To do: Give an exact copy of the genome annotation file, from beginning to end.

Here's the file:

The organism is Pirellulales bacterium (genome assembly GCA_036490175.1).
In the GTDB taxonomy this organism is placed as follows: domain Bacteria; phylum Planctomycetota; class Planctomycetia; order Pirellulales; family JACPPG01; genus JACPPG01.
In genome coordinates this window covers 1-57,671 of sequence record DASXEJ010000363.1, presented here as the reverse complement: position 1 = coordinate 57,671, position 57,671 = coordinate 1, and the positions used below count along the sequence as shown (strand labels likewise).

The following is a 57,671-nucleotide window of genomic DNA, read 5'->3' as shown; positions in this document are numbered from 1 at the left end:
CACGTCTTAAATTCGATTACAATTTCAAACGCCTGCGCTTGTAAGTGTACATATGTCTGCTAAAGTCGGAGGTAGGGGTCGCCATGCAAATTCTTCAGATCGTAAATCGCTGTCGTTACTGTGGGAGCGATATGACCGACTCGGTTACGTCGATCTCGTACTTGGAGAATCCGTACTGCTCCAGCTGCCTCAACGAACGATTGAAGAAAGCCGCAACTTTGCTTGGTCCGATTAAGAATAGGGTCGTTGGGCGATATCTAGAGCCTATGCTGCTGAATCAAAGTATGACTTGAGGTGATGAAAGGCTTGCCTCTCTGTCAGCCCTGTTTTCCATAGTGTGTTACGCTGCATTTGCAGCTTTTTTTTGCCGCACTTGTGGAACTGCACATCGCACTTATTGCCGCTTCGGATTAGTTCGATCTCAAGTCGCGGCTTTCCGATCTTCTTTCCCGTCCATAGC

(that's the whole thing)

The organism is Pirellulales bacterium (genome assembly GCA_036490175.1).
In the GTDB taxonomy this organism is placed as follows: domain Bacteria; phylum Planctomycetota; class Planctomycetia; order Pirellulales; family JACPPG01; genus JACPPG01.
In genome coordinates this window covers 1-57,671 of sequence record DASXEJ010000363.1, presented here as the reverse complement: position 1 = coordinate 57,671, position 57,671 = coordinate 1, and the positions used below count along the sequence as shown (strand labels likewise).

The following is a 57,671-nucleotide window of genomic DNA, read 5'->3' as shown; positions in this document are numbered from 1 at the left end:
CACGTCTTAAATTCGATTACAATTTCAAACGCCTGCGCTTGTAAGTGTACATATGTCTGCTAAAGTCGGAGGTAGGGGTCGCCATGCAAATTCTTCAGATCGTAAATCGCTGTCGTTACTGTGGGAGCGATATGACCGACTCGGTTACGTCGATCTCGTACTTGGAGAATCCGTACTGCTCCAGCTGCCTCAACGAACGATTGAAGAAAGCCGCAACTTTGCTTGGTCCGATTAAGAATAGGGTCGTTGGGCGATATCTAGAGCCTATGCTGCTGAATCAAAGTATGACTTGAGGTGATGAAAGGCTTGCCTCTCTGTCAGCCCTGTTTTCCATAGTGTGTTACGCTGCATTTGCAGCTTTTTTTTGCCGCACTTGTGGAACTGCACATCGCACTTATTGCCGCTTCGGATTAGTTCGATCTCAAGTCGCGGCTTTCCGATCTTCTTTCCCGTCCATAGC